Note 2: Yes it isnt coloured. I am not expereinced with colouring crocs and I need someone who can digitally paint it. It would be very nice if someone could do it and make a badass pic out of it :D
Everyone who wants to can do it, just sent me a link to the finished one. Would be cool if it would look more or less like a modern croc in terms of colouring because the prehistoric crocs probably didnt look different in colour like the modern ones
I hope that some people will respond :)
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:iconeusou123:
Eusou123 Featured By Owner Sep 5, 2013
very cool but a litle detail the forepaws do not have the webbings
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:iconbestiarius:
Bestiarius Featured By Owner Jun 11, 2013
To get a better idea about the weight, just take a look at this size comparison: [link]
The saltwater crocodile at the bottom of the picture would already weigh around 1000 kg at 6 m. Gryposuchus would be around 60% longer and weigh probably around 4,5 times as much or even more.
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:iconbestiarius:
Bestiarius Featured By Owner Jun 11, 2013
Very nice drawing! However I have to note the real weight of Gryposuchus was surely much higher than 1,75-2 tons, and more probably around 4-5 tons. I know the paper in which the weight was estimated by certain cranial measurements, but I totally disagree with the results. Postcranial anatomy of amphibious crocodylian is extremely conservative, so Gryposuchus surely didn´t differ much in body proportions from other crocodylians. So we can estimate its weight much better by comparing it with crocodylians of known weight and length. You have to keep in mind that already the very largest modern crocodiles already weigh around 1,5 tons or more (of course this are extremely rare exceptions), so it doesn´t make much sense to assume a crocodylian 50% longer would weigh only slightly more.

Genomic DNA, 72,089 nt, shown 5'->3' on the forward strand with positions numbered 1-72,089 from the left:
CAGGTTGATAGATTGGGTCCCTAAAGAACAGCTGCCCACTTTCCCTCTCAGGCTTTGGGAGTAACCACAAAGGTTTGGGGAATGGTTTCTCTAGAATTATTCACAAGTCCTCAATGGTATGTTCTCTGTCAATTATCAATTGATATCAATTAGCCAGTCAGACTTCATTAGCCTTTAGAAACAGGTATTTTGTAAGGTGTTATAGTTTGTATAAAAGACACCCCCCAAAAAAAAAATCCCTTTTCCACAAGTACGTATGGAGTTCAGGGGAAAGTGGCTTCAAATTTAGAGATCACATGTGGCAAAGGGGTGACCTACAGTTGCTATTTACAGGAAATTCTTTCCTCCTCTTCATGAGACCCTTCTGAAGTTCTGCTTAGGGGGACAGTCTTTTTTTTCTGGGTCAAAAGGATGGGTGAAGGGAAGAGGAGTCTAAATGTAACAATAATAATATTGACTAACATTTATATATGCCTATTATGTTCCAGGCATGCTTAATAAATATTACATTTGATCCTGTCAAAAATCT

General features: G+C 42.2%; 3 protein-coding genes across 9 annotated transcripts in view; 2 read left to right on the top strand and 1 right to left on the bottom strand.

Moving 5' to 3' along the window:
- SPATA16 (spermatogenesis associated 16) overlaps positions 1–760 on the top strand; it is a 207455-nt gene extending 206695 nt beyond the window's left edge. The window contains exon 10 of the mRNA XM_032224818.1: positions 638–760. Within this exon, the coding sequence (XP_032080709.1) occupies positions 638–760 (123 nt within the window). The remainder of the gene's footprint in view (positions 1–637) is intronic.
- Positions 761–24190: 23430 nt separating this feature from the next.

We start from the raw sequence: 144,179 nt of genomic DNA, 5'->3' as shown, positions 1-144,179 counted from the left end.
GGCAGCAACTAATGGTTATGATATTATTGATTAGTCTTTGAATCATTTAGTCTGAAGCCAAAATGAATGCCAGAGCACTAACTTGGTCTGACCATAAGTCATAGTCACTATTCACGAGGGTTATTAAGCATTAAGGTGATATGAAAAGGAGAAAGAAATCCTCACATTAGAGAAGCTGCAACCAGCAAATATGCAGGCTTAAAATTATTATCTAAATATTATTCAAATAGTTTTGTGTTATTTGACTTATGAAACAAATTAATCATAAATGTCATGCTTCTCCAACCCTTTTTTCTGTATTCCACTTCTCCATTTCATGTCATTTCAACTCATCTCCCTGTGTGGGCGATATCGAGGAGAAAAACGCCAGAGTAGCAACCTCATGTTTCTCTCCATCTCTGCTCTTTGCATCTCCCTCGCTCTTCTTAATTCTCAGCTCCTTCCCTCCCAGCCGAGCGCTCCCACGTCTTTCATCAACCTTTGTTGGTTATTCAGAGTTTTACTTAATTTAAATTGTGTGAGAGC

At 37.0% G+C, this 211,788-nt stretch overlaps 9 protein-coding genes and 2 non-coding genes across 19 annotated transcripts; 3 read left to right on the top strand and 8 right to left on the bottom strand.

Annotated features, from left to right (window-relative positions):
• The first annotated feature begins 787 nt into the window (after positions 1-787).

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:iconherofan135:
herofan135 Featured By Owner Aug 21, 2012  Hobbyist Traditional Artist
Beautiful work, I like how you did the scales, looks very much like those on modern crocs. :heart:
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:iconteratophoneus:
Teratophoneus Featured By Owner Aug 22, 2012
thanks, i actually used a gharial as reference :D
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:iconmexicanzilla:
mexicanzilla Featured By Owner Aug 20, 2012  Hobbyist Artist
Giant gavial ?
Me gusta
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:iconvasix:
vasix Featured By Owner Aug 19, 2012  Hobbyist Digital Artist
I myself made a gryposuchus croizati pic last year, but this one is abdolutely stunning!
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:iconzimices:
Zimices Featured By Owner Aug 19, 2012  Hobbyist
Great work! I like specially the head :)
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:iconteratophoneus:
Teratophoneus Featured By Owner Aug 20, 2012
thanks a lot. I actuall used the head of a modern gharial as reference . The fossilized remains werent "clear" enough for me to draw it like that so I used itsmodern relative :)
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:iconzimices:
Zimices Featured By Owner Aug 21, 2012  Hobbyist
I see, not bad result anyway. Although if you are interested, I have some scanned images of the skull of Gryposuchus colombianus of a scientific article.